Fall River Country

Each time we visit Rocky Mountain National Park, we travel the Old Fall River Road from it’s junction with the modern Fall River Road, U.S. Highway 34.  The road is two-way and paved for the first 1.75 miles, passing Lawn Lake Trailhead, Lawn Lake Alluvial Fan, and the Endovalley Picnic Area.   The remaining 9.4 miles is winding, narrow,  unpaved and one-way from the picnic area  to above treeline at Fall River Pass, following the steep slope of Mount Chapin’s south face to it’s junction with Trail Ridge Road.

Old Fall River Road was built between 1913 and 1920.

The Lawn Lake Alluvial Fan is a particularly interesting recent geologic feature.  It was created when flood water and debris rushing down the steep and narrow Roaring River valley from a failed dam at Lawn Lake slowed down when it reached the broader Fall River valley, leaving behind an alluvial fan of debris.  When we first saw it over 20 years ago, the large Roaring River gully scoured by the flow and the alluvial fan were still a fairly fresh scar on the land, with little new vegetation. In the ensuing years, the scar has weathered some and vegetation has moved in.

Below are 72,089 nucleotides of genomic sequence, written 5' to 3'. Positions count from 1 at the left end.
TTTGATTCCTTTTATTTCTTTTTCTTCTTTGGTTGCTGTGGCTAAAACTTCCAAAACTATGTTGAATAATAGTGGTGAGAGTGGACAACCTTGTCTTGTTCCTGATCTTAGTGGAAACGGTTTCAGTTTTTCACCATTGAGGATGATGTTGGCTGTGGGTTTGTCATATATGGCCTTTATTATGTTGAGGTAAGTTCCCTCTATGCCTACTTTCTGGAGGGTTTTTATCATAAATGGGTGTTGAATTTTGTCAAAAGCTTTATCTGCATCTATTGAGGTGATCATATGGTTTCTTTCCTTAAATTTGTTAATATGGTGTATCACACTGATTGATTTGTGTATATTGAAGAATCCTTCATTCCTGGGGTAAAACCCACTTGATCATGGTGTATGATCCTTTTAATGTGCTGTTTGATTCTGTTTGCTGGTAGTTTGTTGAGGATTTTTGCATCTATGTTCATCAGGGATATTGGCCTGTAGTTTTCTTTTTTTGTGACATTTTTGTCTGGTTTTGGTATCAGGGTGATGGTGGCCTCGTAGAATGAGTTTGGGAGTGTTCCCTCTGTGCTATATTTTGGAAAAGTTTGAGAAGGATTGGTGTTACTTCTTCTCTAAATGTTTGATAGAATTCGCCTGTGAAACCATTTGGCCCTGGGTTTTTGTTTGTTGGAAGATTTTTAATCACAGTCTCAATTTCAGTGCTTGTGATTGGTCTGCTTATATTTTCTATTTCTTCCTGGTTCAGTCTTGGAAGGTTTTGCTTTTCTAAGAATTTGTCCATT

Additional information on the Lawn Lake Dam Failure, July 15, 1982


Aerial view of Estes Park, July 15, 1982 (USGS)

Colorado, history, landscape, mountains, parks, photography, video
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